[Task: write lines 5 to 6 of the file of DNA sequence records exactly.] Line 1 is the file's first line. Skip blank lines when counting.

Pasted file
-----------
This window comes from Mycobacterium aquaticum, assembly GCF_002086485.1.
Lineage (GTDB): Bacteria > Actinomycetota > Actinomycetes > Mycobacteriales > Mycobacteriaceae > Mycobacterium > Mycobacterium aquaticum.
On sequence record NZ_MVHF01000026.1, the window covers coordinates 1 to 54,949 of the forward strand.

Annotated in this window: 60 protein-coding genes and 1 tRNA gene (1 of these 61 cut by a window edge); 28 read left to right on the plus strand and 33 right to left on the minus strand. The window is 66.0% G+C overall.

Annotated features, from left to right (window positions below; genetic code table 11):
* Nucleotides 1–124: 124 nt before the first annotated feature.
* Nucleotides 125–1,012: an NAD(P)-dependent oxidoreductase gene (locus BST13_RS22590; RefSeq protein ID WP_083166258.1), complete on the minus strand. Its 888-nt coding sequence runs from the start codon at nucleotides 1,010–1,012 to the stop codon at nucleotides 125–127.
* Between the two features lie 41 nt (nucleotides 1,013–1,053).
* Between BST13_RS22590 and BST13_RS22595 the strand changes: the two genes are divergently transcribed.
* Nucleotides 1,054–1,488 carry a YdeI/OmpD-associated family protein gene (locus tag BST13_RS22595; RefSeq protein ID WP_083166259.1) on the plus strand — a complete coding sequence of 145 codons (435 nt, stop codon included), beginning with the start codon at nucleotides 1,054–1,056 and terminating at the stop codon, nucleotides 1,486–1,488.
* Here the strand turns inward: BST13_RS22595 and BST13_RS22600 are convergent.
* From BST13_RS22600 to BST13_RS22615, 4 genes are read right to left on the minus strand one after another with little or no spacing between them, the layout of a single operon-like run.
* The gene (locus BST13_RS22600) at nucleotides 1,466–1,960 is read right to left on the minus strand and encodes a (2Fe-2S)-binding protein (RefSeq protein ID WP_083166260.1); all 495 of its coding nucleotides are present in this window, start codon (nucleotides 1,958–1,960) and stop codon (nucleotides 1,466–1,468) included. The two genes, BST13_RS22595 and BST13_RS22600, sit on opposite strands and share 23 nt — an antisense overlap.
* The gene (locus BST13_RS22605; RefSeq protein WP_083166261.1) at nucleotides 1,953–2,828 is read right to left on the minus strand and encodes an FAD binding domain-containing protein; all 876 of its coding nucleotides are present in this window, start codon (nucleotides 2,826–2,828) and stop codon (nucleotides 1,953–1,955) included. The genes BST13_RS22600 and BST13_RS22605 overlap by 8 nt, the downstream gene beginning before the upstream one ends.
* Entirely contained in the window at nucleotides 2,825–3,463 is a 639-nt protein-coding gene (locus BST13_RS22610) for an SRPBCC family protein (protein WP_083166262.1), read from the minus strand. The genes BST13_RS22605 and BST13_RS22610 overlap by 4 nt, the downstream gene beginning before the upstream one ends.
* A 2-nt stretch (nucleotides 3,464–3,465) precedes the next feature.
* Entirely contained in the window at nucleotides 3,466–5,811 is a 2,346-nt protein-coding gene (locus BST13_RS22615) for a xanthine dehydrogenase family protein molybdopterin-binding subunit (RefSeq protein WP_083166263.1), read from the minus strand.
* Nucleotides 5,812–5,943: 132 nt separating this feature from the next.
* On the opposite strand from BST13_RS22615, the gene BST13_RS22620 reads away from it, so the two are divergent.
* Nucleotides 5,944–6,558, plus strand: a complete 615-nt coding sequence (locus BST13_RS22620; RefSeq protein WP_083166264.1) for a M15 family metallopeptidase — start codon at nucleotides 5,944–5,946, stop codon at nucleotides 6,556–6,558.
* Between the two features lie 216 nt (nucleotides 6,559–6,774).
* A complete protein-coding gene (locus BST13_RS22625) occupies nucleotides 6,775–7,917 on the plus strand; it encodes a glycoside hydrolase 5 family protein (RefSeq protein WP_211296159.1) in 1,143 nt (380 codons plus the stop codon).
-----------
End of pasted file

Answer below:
Annotated features, from left to right (window positions below; genetic code table 11):
* Nucleotides 1–124: 124 nt before the first annotated feature.